10 Lessons I Learned Growing My Business to 100 Employees: Part 1

Less than one in a million companies make it to 100 employees. Even for hard-core gamblers, those are pretty stiff odds. You’re probably more likely to be born with a tail than to reach 100 employees in your company. Okay, the odds aren’t that bad, but it’s pretty rare.

You know how some pictures show a long, straight road that disappears into a beautiful sunset? Yeah, that’s not the road to 100 employees. The road to the century mark is more like a bumpy lane with huge potholes that runs alongside a cliff (with the occasional landslide).

No, it’s not easy to reach this milestone. As a matter of fact, it can be downright painful at times. Anyone who makes it to this point has probably “gone fetal” more than once (curled up on the floor, thumb firmly ensconced in the mouth). But, among all of the challenges involved, you can’t help but learn a few things along the way. As we all know, with adversity comes growth.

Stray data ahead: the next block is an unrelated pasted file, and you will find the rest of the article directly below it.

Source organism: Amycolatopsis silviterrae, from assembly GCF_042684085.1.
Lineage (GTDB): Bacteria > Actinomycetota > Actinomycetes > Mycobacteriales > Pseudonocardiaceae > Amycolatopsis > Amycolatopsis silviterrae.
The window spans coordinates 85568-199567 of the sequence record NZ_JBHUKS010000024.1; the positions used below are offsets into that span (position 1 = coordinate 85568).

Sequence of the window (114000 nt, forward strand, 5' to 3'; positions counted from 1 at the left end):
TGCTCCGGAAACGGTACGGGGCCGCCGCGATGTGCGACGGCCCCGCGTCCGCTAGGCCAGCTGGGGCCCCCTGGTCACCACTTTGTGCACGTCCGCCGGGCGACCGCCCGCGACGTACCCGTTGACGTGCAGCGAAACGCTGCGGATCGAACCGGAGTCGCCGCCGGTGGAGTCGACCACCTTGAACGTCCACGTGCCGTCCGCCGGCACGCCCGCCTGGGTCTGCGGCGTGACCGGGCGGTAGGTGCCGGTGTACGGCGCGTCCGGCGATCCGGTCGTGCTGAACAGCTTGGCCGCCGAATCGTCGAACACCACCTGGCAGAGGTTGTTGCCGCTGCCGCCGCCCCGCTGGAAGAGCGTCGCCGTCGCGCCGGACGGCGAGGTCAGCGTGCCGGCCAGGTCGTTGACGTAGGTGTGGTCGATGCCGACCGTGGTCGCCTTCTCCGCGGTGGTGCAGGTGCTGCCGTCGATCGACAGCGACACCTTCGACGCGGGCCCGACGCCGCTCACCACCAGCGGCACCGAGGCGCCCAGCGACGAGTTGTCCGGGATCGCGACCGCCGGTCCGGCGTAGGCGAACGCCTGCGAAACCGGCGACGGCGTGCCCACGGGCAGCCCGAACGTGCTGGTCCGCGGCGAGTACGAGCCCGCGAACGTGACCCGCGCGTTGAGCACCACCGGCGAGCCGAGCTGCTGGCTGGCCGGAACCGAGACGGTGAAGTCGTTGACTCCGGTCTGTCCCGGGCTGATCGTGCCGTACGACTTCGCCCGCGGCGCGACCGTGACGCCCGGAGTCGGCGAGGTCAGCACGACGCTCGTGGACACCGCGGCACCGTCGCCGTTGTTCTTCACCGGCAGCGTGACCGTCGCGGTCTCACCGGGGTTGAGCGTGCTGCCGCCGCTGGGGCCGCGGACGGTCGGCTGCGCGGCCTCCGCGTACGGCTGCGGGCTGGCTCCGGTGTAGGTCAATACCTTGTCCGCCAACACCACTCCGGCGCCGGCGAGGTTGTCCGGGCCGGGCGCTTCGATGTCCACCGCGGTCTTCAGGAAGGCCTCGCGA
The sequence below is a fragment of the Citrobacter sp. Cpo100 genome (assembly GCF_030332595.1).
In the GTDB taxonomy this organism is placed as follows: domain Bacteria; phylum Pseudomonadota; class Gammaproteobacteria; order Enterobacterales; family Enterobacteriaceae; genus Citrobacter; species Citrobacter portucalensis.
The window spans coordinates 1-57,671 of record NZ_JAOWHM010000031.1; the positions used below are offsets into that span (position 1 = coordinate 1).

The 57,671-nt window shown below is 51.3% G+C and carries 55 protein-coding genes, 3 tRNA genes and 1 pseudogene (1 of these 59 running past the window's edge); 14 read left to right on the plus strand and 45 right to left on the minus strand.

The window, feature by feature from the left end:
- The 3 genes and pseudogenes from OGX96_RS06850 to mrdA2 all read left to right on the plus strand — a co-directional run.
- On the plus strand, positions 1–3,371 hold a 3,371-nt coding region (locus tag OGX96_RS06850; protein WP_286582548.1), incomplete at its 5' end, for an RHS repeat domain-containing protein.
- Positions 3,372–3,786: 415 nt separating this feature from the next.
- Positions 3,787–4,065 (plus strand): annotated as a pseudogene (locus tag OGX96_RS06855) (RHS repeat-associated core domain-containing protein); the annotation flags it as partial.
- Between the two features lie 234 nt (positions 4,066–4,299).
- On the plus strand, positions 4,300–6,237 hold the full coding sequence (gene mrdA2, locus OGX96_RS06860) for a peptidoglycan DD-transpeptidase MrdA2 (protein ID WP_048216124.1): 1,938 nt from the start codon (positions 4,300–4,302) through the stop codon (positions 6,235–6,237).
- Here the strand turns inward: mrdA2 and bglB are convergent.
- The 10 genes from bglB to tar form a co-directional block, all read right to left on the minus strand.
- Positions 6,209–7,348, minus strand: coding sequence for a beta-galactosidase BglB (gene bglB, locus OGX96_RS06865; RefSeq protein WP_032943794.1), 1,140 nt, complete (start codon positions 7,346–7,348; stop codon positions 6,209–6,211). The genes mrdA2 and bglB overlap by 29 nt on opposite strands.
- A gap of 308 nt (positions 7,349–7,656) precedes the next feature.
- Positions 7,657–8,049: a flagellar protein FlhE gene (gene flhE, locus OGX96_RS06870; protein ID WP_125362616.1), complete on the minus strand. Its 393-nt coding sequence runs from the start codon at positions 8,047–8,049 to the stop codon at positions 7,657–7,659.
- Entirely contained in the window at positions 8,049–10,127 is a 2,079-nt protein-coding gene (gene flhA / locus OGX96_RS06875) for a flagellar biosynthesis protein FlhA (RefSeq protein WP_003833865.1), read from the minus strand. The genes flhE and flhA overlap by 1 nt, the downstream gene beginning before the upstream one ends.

So, I’ve assembled a list of 10 lessons I’ve learned in scaling our business to 100 employees. My hope is that they make your journey to this important landmark is a little less precarious.



In order for a business to grow, it needs policies and procedures. If you have a lot of employees and no rules, you get chaos. But if you add too much structure, you lose nimbleness. Nimbleness— the ability to quickly react to changing market conditions— is what allows small companies to grow and compete against big ones. The large firms simply can’t make adjustments swiftly.